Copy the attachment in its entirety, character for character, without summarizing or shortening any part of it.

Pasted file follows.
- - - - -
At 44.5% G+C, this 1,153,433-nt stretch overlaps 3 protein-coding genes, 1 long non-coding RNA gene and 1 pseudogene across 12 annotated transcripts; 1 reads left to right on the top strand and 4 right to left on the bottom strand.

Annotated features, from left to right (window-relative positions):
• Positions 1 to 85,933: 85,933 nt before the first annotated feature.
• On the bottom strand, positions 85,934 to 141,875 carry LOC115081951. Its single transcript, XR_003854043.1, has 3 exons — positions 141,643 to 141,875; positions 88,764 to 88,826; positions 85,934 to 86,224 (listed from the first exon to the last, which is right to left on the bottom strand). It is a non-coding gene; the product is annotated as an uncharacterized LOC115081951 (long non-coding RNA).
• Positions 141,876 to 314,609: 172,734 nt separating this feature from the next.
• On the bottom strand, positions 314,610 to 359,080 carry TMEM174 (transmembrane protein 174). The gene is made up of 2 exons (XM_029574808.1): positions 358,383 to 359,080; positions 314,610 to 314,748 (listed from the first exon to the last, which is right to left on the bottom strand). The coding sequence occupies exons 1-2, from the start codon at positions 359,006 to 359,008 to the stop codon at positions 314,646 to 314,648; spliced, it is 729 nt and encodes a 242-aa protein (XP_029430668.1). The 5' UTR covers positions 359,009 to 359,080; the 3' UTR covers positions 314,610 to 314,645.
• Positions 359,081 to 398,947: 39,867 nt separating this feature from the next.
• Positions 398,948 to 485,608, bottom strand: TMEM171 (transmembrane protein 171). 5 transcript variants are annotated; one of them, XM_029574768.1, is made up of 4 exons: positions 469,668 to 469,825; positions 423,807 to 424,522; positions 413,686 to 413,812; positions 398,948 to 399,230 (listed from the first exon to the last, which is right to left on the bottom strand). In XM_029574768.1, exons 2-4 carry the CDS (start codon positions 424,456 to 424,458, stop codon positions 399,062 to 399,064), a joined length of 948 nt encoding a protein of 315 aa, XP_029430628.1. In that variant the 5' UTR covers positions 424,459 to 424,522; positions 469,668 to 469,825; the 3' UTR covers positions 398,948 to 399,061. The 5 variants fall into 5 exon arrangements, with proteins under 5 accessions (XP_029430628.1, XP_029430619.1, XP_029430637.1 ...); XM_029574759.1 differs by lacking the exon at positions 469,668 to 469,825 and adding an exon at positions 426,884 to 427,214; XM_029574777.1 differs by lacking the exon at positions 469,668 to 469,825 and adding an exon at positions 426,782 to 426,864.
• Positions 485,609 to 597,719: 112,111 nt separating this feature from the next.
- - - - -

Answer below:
At 44.5% G+C, this 1,153,433-nt stretch overlaps 3 protein-coding genes, 1 long non-coding RNA gene and 1 pseudogene across 12 annotated transcripts; 1 reads left to right on the top strand and 4 right to left on the bottom strand.

Annotated features, from left to right (window-relative positions):
• Positions 1 to 85,933: 85,933 nt before the first annotated feature.
• On the bottom strand, positions 85,934 to 141,875 carry LOC115081951. Its single transcript, XR_003854043.1, has 3 exons — positions 141,643 to 141,875; positions 88,764 to 88,826; positions 85,934 to 86,224 (listed from the first exon to the last, which is right to left on the bottom strand). It is a non-coding gene; the product is annotated as an uncharacterized LOC115081951 (long non-coding RNA).
• Positions 141,876 to 314,609: 172,734 nt separating this feature from the next.
• On the bottom strand, positions 314,610 to 359,080 carry TMEM174 (transmembrane protein 174). The gene is made up of 2 exons (XM_029574808.1): positions 358,383 to 359,080; positions 314,610 to 314,748 (listed from the first exon to the last, which is right to left on the bottom strand). The coding sequence occupies exons 1-2, from the start codon at positions 359,006 to 359,008 to the stop codon at positions 314,646 to 314,648; spliced, it is 729 nt and encodes a 242-aa protein (XP_029430668.1). The 5' UTR covers positions 359,009 to 359,080; the 3' UTR covers positions 314,610 to 314,645.
• Positions 359,081 to 398,947: 39,867 nt separating this feature from the next.
• Positions 398,948 to 485,608, bottom strand: TMEM171 (transmembrane protein 171). 5 transcript variants are annotated; one of them, XM_029574768.1, is made up of 4 exons: positions 469,668 to 469,825; positions 423,807 to 424,522; positions 413,686 to 413,812; positions 398,948 to 399,230 (listed from the first exon to the last, which is right to left on the bottom strand). In XM_029574768.1, exons 2-4 carry the CDS (start codon positions 424,456 to 424,458, stop codon positions 399,062 to 399,064), a joined length of 948 nt encoding a protein of 315 aa, XP_029430628.1. In that variant the 5' UTR covers positions 424,459 to 424,522; positions 469,668 to 469,825; the 3' UTR covers positions 398,948 to 399,061. The 5 variants fall into 5 exon arrangements, with proteins under 5 accessions (XP_029430628.1, XP_029430619.1, XP_029430637.1 ...); XM_029574759.1 differs by lacking the exon at positions 469,668 to 469,825 and adding an exon at positions 426,884 to 427,214; XM_029574777.1 differs by lacking the exon at positions 469,668 to 469,825 and adding an exon at positions 426,782 to 426,864.
• Positions 485,609 to 597,719: 112,111 nt separating this feature from the next.